The government won’t be able to crack the next-generation iPhones

Apple’s face-off with the FBI has proven that the government is willing to use legal force to make companies weaken the encryption on their products, thus harming both the company and its users. Although Apple is challenging the demands, it’s also taking steps to ensure that even if it ends up being forced to weaken its encryption, the FBI won’t be able to use the same trick twice. The company is working to make its devices virtually impenetrable using current techniques, which will undoubtedly start another face-off with the government, but at least it’s something.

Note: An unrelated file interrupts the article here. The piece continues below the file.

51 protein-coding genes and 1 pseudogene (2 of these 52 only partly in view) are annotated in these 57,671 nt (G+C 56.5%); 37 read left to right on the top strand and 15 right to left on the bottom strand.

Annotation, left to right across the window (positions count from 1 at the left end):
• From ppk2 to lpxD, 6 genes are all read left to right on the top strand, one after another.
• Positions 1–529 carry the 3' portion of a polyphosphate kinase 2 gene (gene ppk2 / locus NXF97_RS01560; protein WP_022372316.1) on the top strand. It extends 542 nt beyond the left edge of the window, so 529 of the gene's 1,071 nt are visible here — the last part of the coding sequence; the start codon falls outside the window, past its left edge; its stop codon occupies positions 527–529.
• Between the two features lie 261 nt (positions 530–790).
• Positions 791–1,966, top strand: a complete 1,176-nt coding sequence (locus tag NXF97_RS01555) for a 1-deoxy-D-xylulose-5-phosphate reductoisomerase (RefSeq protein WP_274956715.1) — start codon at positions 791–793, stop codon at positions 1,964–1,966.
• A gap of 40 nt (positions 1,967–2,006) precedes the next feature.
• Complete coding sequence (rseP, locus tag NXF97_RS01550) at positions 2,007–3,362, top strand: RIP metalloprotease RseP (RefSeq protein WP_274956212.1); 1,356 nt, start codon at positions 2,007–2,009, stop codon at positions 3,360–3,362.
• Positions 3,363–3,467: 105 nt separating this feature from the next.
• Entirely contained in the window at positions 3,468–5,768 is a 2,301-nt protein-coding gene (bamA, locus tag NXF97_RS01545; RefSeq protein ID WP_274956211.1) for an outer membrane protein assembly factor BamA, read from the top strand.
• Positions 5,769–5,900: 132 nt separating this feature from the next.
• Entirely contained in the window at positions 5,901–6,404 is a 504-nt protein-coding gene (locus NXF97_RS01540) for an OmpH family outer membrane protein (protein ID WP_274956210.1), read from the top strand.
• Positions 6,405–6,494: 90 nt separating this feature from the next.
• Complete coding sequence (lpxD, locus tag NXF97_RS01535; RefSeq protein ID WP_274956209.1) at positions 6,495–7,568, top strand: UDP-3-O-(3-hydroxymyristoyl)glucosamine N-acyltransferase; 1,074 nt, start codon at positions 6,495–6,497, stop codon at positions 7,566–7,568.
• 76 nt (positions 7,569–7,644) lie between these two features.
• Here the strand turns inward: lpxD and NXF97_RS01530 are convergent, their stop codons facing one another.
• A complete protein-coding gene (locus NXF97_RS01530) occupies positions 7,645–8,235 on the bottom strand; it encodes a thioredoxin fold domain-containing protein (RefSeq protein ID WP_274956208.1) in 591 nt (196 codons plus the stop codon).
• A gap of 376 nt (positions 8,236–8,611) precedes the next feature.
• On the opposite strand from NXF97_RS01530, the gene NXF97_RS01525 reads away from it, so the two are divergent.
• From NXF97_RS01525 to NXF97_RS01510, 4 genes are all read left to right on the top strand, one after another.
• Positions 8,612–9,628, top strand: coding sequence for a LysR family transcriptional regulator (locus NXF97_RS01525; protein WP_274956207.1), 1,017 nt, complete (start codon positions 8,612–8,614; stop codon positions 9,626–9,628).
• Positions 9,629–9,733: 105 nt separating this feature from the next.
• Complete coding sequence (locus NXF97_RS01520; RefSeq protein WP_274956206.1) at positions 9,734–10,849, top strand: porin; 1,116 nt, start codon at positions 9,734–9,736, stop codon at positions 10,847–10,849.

Apple engineers have begun developing new security measures that would make it impossible for the government to break into a locked iPhone using methods similar to those now at the center of a court fight in California, according to people close to the company and security experts. If Apple succeeds in upgrading its security — and experts say it almost surely will — the company will create a significant technical challenge for law enforcement agencies, even if the Obama administration wins its fight over access to data stored on an iPhone used by one of the killers in last year’s San Bernardino, Calif., rampage. If the Federal Bureau of Investigation wanted to get into a phone in the future, it would need a new way to do so. That would most likely prompt a new cycle of court fights and, yet again, more technical fixes by Apple. The only way out of this scenario, experts say, is for Congress to get involved. Federal wiretapping laws require traditional phone carriers to make their data accessible to law enforcement agencies. But tech companies like Apple and Google are not covered, and they have strongly resisted legislation that would place similar requirements on them.

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